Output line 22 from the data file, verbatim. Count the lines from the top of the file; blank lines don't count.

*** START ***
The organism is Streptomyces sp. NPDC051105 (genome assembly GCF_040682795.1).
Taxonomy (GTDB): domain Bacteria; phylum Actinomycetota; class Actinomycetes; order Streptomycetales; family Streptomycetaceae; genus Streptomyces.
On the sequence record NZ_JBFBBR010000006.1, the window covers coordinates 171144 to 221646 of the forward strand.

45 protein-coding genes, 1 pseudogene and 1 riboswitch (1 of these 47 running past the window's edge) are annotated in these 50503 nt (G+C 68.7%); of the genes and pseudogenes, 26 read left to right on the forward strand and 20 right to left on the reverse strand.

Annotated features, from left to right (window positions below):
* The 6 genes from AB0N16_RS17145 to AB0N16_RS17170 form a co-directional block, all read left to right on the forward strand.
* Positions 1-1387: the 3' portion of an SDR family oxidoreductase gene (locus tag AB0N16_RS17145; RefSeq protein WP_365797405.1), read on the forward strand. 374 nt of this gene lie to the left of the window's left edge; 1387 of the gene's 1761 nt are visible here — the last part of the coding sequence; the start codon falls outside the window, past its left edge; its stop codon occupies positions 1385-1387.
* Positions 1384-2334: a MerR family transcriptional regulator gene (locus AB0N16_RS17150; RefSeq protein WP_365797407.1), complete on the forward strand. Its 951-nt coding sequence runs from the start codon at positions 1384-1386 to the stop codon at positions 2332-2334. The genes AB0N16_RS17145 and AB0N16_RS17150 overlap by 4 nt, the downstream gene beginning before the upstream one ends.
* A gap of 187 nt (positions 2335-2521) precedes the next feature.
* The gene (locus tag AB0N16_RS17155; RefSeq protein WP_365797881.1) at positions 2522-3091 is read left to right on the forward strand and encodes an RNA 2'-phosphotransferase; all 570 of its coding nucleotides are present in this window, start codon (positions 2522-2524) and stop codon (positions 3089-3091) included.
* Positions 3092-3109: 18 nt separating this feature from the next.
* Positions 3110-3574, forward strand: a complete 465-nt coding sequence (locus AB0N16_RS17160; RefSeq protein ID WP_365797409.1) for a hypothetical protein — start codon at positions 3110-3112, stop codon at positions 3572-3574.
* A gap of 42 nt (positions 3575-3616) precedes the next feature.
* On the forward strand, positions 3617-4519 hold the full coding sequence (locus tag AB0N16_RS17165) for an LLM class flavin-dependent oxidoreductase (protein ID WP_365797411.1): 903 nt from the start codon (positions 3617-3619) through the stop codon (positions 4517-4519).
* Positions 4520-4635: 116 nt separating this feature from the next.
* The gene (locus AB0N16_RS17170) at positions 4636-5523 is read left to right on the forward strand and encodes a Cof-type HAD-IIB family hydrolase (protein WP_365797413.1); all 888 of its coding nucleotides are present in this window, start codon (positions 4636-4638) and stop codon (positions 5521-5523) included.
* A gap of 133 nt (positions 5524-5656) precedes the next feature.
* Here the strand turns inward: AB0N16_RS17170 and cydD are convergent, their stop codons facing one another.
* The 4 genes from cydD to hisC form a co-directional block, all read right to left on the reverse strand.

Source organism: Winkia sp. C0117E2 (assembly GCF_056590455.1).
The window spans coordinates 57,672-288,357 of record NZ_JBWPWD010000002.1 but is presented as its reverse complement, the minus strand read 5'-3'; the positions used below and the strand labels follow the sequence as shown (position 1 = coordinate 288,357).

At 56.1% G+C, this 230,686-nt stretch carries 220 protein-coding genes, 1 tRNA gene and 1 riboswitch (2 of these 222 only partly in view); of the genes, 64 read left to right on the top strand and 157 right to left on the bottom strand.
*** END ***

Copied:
At 56.1% G+C, this 230,686-nt stretch carries 220 protein-coding genes, 1 tRNA gene and 1 riboswitch (2 of these 222 only partly in view); of the genes, 64 read left to right on the top strand and 157 right to left on the bottom strand.